Edward Snowden: The NSA whistleblower unmasks

The whistleblower who leaked Top Secret documents to the <em>Guardian</em> about NSA domestic spying practices has revealed himself to be 29-year-old Edward Snowden, a former CIA employee.

In an absolutely stunning Guardian profile, Edward Snowden describes how he leaked the documents to the Guardian's Glenn Greenwald from a Hong Kong hotel room, padding the door and keeping a hood over his head, and covering his computer's webcam, to protect himself while he made the first leak of a "Top Secret" classified document since the Pentagon Papers in 1971, in what represents one of the most serious leaks in US history and what may come to be one of the defining moments of Obama's Presidency. 

"I'm willing to sacrifice all of that because I can't in good conscience allow the US government to destroy privacy, internet freedom and basic liberties for people around the world with this massive surveillance machine they're secretly building," he told the Guardian.

Snowden says that he chose Hong Kong, a semi-autonomously governed region of China, because “they have a spirited commitment to free speech and the right of political dissent”, but also, the Guardian reports, because he believed it both could and would resist the dictates of the US government.

This story comes just hours after the former director of the NSA under George W. Bush told the Guardian that surveillance has “expanded” under Obama's administration.

Obama, is en route – ironically – back to Washington from meeting the new Chinese President Xi Jinping in California, where he was scheduled to complain about Chinese cyber-hacking of American secrets. It is not known whether they mentioned the NSA surveillance scandal in their conversation – nor even whether the White House or the US security forces had any idea where the Guardian's leaks were coming from.

At time of press, the President has not yet responded to the identification of Snowden, though he did say yesterday that he “welcomes a debate” on national security – a statement it can only be imagined was given through gritted teeth, especially as Rand Paul, the libertarian Senator, said yesterday that he was considering leading a class action law suit against the government. This, it is fair to say, is not going to be a debate that the President relishes.

Before Snowden revealed his identity, the Department of Justice had said that it will seek to prosecute the perpetrators of leaks of American secrets, though Attorney General Eric Holder also said that no journalist would be prosecuted “for doing his or her job”.

Update: this piece was corrected at 9:39 PM to read "it is not known whether they mentioned the NSA surveillance" instead of the earlier, incorrect spelling of "NRA".

Edward Snowden. Photograph: The Guardian via Getty Images

Nicky Woolf is a writer for the Guardian based in the US. He tweets @NickyWoolf.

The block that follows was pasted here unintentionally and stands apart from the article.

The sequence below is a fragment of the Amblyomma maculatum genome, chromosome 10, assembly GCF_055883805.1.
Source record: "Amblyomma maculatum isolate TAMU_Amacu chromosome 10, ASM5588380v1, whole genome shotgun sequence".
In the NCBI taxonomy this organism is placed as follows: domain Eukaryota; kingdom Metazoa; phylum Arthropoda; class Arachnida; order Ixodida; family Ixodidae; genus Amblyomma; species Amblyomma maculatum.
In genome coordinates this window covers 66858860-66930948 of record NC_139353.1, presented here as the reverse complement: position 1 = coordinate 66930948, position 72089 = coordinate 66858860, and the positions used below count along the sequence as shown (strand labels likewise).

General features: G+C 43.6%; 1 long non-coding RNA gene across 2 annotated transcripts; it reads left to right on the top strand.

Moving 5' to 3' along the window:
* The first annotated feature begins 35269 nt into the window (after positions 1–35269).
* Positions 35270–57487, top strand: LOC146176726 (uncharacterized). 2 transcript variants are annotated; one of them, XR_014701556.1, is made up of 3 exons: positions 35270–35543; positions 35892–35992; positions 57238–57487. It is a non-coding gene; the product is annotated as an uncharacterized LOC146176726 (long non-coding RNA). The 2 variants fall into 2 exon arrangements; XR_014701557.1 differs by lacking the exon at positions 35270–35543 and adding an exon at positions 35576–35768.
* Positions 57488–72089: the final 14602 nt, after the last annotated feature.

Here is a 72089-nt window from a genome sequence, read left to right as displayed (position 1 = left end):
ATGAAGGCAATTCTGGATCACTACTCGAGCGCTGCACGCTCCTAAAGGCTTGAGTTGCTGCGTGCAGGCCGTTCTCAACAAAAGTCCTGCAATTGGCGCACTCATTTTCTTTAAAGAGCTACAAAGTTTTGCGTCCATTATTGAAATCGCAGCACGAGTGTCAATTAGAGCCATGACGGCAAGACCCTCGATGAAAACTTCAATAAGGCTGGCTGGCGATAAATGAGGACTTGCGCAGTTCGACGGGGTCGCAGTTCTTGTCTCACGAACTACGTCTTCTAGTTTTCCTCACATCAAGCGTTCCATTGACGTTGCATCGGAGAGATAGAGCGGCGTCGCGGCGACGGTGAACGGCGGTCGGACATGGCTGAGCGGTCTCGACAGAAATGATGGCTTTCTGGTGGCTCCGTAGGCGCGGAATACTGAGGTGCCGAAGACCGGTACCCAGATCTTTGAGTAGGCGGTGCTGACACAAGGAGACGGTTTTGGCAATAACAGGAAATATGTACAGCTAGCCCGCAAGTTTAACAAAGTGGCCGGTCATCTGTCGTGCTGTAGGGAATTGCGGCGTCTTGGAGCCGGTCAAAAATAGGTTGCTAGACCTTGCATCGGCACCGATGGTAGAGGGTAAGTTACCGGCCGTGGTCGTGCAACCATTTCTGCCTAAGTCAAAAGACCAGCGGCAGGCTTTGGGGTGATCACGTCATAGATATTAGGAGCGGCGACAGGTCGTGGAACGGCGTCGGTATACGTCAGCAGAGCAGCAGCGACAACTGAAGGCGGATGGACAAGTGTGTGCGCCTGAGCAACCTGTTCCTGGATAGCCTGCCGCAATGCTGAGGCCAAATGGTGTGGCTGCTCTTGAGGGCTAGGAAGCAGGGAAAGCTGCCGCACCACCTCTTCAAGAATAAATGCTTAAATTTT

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Why relations between Theresa May and Philip Hammond became tense so quickly

The political imperative of controlling immigration is clashing with the economic imperative of maintaining growth. 

There is no relationship in government more important than that between the prime minister and the chancellor. When Theresa May entered No.10, she chose Philip Hammond, a dependable technocrat and long-standing ally who she had known since Oxford University. 

But relations between the pair have proved far tenser than anticipated. On Wednesday, Hammond suggested that students could be excluded from the net migration target. "We are having conversations within government about the most appropriate way to record and address net migration," he told the Treasury select committee. The Chancellor, in common with many others, has long regarded the inclusion of students as an obstacle to growth. 

The following day Hammond was publicly rebuked by No.10. "Our position on who is included in the figures has not changed, and we are categorically not reviewing whether or not students are included," a spokesman said (as I reported in advance, May believes that the public would see this move as "a fix"). 

This is not the only clash in May's first 100 days. Hammond was aggrieved by the Prime Minister's criticisms of loose monetary policy (which forced No.10 to state that it "respects the independence of the Bank of England") and is resisting tougher controls on foreign takeovers. The Chancellor has also struck a more sceptical tone on the UK's economic prospects. "It is clear to me that the British people did not vote on June 23 to become poorer," he declared in his conference speech, a signal that national prosperity must come before control of immigration. 

May and Hammond's relationship was never going to match the remarkable bond between David Cameron and George Osborne. But should relations worsen it risks becoming closer to that beween Gordon Brown and Alistair Darling. Like Hammond, Darling entered the Treasury as a calm technocrat and an ally of the PM. But the extraordinary circumstances of the financial crisis transformed him into a far more assertive figure.

In times of turmoil, there is an inevitable clash between political and economic priorities. As prime minister, Brown resisted talk of cuts for fear of the electoral consequences. But as chancellor, Darling was more concerned with the bottom line (backing a rise in VAT). By analogy, May is focused on the political imperative of controlling immigration, while Hammond is focused on the economic imperative of maintaining growth. If their relationship is to endure far tougher times they will soon need to find a middle way. 

George Eaton is political editor of the New Statesman.